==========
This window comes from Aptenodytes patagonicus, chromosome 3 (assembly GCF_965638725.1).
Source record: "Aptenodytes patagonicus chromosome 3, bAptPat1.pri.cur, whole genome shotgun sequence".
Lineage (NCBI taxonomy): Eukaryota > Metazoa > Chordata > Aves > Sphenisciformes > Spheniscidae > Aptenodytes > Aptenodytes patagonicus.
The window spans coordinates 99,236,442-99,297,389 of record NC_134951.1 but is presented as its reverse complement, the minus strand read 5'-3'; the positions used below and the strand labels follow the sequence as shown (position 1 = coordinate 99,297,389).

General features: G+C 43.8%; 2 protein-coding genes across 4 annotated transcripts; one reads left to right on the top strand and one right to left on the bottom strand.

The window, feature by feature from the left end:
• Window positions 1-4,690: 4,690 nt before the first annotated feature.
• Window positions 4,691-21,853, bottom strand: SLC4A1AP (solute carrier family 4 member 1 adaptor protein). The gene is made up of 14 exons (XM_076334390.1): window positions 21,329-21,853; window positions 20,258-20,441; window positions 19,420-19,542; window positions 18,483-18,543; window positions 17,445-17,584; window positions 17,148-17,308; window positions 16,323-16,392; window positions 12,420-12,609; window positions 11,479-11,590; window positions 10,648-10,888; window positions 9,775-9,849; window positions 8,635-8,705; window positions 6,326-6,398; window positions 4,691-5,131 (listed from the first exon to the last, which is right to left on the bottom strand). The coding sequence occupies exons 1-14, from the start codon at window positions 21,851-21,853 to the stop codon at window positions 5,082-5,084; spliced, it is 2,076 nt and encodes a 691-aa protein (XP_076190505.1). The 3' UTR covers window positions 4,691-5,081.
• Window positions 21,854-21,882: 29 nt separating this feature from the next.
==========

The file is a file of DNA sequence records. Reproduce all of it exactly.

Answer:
This window comes from Aptenodytes patagonicus, chromosome 3 (assembly GCF_965638725.1).
Source record: "Aptenodytes patagonicus chromosome 3, bAptPat1.pri.cur, whole genome shotgun sequence".
Lineage (NCBI taxonomy): Eukaryota > Metazoa > Chordata > Aves > Sphenisciformes > Spheniscidae > Aptenodytes > Aptenodytes patagonicus.
The window spans coordinates 99,236,442-99,297,389 of record NC_134951.1 but is presented as its reverse complement, the minus strand read 5'-3'; the positions used below and the strand labels follow the sequence as shown (position 1 = coordinate 99,297,389).

General features: G+C 43.8%; 2 protein-coding genes across 4 annotated transcripts; one reads left to right on the top strand and one right to left on the bottom strand.

The window, feature by feature from the left end:
• Window positions 1-4,690: 4,690 nt before the first annotated feature.
• Window positions 4,691-21,853, bottom strand: SLC4A1AP (solute carrier family 4 member 1 adaptor protein). The gene is made up of 14 exons (XM_076334390.1): window positions 21,329-21,853; window positions 20,258-20,441; window positions 19,420-19,542; window positions 18,483-18,543; window positions 17,445-17,584; window positions 17,148-17,308; window positions 16,323-16,392; window positions 12,420-12,609; window positions 11,479-11,590; window positions 10,648-10,888; window positions 9,775-9,849; window positions 8,635-8,705; window positions 6,326-6,398; window positions 4,691-5,131 (listed from the first exon to the last, which is right to left on the bottom strand). The coding sequence occupies exons 1-14, from the start codon at window positions 21,851-21,853 to the stop codon at window positions 5,082-5,084; spliced, it is 2,076 nt and encodes a 691-aa protein (XP_076190505.1). The 3' UTR covers window positions 4,691-5,081.
• Window positions 21,854-21,882: 29 nt separating this feature from the next.